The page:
I WRITE this with some trepidation. I await the SNP manifesto, and fear it will not have independence “front and centre of the first line”.

If that is the case, I believe the Unionists, basically Labour, will romp the Scottish part of this vote.

The SNP should emphasise that in the event of independence there would quickly be a Scottish general election, in which only Scottish (left, centre, right) parties would be permitted.

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At the referendum too many people said “I don’t like that Alex Salmond”. More recently substitute Nicola for Alex. I believe only Mike Russell, a few months back in this paper, put this forward. I think many voted “No” as they were thinking there would be a perpetual SNP government.

Any promises should be generalities, eg declaring that current pensions are guaranteed, and that a future Scottish Government will be in a position to dramatically improve them. Warn of the current Scottish advantages, eg free tuition, which could be lost.

By the way, as an aside, I was appalled by Starmer’s crass comment in Greenock last week. He stated that a seven-year-old said to him “I don’t read”. He was obviously attempting to denigrate the Scottish education system. I taught 20 years in mainstream schools, and the last 25 in additional support needs schools. Many of those pupils, God love them, will never be able to read, through no fault of their own, despite the best efforts of teaching and support staff who, in my experience, go way above and beyond any contractual obligations.

My final school, Hampden ASN in the New Gorbals, recently won another prestigious award, due to a monumental effort from staff and children, not to mention their fundraising for a new minibus. I’m sure they read Starmer’s comments and wept, as I did.

As you can imagine, I won’t be voting UK Labour.

Mick McCready

I’VE gotten a stream of English Labour leaflets through my door. The latest one, a multi-coloured A3 trifold, features on the front a smiling Ian Murray, who is unfortunately my MP. At the bottom there’s an attempt at a Scottish thistle, beneath which is written: “Scottish Labour: The Change Scotland Needs.” It was printed by Solopress at 9 Stock Road, Southend-on-Sea, which is in England.

The first of his “Six first steps to change Scotland” is: “Deliver economic stability – with tough spending rules, so we can grow our economy and keep taxes, inflation and mortgages as low as possible.”

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This nonsense is rooted in Rachel Reeves’s iron-clad fiscal rules, and her mistaken belief that only the private sector grows the economy. English Labour won’t admit that public spending is the engine of economic growth and that the government can spend as much as is required to provide people with the public services they want and need.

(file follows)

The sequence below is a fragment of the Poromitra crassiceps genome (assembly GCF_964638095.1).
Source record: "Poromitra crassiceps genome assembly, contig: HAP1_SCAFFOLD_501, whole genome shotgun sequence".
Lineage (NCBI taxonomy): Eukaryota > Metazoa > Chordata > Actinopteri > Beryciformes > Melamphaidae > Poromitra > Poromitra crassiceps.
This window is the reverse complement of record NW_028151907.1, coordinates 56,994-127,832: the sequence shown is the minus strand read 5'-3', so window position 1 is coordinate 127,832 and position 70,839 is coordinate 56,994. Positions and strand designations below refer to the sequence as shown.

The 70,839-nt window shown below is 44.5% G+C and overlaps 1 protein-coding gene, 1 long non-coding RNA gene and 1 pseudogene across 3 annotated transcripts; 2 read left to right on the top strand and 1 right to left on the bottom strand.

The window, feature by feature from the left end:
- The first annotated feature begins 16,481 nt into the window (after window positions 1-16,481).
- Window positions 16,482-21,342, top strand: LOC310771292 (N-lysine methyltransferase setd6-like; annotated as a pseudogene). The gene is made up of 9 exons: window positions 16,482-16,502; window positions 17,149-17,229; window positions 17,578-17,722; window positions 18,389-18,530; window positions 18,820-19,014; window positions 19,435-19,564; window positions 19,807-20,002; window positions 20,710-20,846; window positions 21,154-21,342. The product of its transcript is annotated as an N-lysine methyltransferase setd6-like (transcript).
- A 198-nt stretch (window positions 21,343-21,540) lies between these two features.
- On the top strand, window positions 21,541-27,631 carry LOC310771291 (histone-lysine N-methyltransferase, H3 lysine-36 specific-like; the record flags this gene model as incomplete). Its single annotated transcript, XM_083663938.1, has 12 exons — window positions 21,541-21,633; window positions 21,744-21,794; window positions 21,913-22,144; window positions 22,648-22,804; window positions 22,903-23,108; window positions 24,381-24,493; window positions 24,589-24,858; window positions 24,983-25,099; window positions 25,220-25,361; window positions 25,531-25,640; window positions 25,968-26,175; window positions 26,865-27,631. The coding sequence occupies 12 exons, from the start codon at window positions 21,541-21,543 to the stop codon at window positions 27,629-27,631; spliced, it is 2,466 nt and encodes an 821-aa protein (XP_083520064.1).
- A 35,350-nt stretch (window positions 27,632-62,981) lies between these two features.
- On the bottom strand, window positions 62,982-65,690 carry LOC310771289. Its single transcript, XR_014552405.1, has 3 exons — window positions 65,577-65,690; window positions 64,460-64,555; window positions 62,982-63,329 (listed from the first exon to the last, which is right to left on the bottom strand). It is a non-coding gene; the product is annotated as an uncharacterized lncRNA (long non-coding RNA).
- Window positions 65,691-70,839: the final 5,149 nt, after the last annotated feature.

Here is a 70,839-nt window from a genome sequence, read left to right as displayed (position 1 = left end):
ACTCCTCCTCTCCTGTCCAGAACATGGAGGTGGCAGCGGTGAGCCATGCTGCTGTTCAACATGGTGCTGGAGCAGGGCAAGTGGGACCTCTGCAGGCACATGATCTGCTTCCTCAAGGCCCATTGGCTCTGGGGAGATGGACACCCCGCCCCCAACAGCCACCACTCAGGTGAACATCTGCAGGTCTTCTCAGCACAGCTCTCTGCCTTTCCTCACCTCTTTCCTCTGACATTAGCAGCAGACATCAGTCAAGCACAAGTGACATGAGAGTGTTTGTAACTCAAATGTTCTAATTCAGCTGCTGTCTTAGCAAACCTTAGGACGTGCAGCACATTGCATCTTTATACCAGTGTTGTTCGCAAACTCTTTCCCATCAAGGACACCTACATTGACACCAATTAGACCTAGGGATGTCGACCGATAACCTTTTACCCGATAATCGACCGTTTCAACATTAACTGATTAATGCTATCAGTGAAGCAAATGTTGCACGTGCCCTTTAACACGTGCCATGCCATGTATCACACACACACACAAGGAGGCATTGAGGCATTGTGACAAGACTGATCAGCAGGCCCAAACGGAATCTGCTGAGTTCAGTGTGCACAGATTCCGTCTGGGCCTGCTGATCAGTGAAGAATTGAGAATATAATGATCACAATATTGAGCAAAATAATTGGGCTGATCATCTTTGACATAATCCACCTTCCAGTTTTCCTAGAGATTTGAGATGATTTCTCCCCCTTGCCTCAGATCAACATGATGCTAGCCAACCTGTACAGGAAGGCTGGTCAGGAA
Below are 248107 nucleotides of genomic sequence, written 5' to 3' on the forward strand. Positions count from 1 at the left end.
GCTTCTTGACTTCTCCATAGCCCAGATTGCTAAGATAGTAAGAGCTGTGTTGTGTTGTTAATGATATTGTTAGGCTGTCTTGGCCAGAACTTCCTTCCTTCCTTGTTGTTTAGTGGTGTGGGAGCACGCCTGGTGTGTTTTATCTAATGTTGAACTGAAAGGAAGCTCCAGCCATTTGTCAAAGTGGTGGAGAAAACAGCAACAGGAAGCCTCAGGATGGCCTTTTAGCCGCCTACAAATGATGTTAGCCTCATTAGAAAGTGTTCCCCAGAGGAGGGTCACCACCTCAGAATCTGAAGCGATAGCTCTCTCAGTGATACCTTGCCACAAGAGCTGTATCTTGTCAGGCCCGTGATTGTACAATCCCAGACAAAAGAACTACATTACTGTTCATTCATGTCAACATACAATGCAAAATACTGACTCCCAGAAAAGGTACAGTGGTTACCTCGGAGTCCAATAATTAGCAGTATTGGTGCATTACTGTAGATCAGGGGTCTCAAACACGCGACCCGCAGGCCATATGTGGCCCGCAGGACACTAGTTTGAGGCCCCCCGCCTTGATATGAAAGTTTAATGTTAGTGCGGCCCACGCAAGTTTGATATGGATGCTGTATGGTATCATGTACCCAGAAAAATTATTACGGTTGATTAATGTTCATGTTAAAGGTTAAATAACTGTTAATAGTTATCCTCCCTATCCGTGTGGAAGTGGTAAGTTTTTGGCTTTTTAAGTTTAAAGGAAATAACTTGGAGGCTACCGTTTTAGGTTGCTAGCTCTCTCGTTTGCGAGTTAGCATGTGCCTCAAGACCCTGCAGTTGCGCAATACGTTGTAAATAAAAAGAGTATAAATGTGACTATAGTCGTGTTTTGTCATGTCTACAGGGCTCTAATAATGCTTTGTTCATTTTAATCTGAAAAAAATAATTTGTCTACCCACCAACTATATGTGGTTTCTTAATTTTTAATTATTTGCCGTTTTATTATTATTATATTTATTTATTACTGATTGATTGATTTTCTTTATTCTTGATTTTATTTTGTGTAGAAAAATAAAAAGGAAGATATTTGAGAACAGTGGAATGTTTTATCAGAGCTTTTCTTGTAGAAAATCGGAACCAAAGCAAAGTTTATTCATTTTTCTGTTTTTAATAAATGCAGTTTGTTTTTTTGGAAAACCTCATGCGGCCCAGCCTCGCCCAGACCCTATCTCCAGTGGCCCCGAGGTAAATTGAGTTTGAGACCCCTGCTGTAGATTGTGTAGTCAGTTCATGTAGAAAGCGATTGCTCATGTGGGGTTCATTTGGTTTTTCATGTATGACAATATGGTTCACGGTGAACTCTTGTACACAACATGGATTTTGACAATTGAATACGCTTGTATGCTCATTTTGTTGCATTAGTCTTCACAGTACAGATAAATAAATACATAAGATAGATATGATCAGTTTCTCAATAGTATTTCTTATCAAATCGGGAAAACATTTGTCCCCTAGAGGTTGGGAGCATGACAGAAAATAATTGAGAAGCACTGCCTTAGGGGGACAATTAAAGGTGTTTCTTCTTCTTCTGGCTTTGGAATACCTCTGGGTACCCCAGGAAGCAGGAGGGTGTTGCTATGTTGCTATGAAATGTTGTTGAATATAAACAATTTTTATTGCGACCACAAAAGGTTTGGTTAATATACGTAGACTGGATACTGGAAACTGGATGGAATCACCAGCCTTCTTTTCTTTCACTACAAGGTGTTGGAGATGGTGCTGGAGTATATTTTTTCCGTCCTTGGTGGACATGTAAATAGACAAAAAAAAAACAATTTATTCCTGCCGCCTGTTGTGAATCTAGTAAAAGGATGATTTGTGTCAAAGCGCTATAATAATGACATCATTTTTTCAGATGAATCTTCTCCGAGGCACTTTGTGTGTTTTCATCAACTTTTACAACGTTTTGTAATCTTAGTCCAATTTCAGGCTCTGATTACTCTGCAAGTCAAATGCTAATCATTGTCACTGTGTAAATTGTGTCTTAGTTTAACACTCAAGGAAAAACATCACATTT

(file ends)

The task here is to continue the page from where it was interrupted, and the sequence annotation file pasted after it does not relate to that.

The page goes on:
Every pound spent on healthcare generates £4 of economic activity – and ensures people can work. Education spending enables children to grow into productive adults. Spending to alleviate child poverty – that it exists in a state as rich as the UK is scandalous – gives children and their families a better future. Renationalising energy and investing in a green transition not only would lower energy bills but also help the failing UK to compete.

Instead, English Labour will privatise Scotland’s NHS, saddle students with tuition fees as they’ve done in England and Wales, create a fake public company, “Great British” Energy, that won’t lower bills but will continue to plunder Scotland’s energy resources, and double down on Brexit, ignoring the huge damage it has done to Scotland.

The change Scotland needs isn’t English Labour – it’s to call time on this failed Union.

Leah Gunn Barrett

WHILE agreeing with much of Rhoda Meek’s diatribe against new houses in the Scottish landscape, and that the planning consent system is deeply flawed, the photograph accompanying the piece appears to imply that the modest timber-clad extension to a traditional whitewashed cottage shown is somehow unacceptable (Can you make it uglier? Wild landscapes and those who want to change them, Jun 9). On the contrary, it looks like a sympathetic addition, in no way jarring in the landscape.

Nevertheless, the writer is correct to lambast poor design, often grossly so, which the planners should have refused/required to be modified. It used to be the case, I believe, that planning departments were required to have an architect-planner on the staff to advise on design quality. That may still be so, but my guess is that such advice is very much “optional” or downright ignored.

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Ms Meek is correct, though, that many of the gross newbuilds in the countryside are built by incomers from – euphemism alert – “the south”, who can bring to bear consultants and expensive campaigns to wear down local resistance to their proposals.

Development is often a good thing; well designed, sensitive development especially so. The other 80% percent or so – often “designed” by non-architects – should be sent back to the drawing board.

David Roche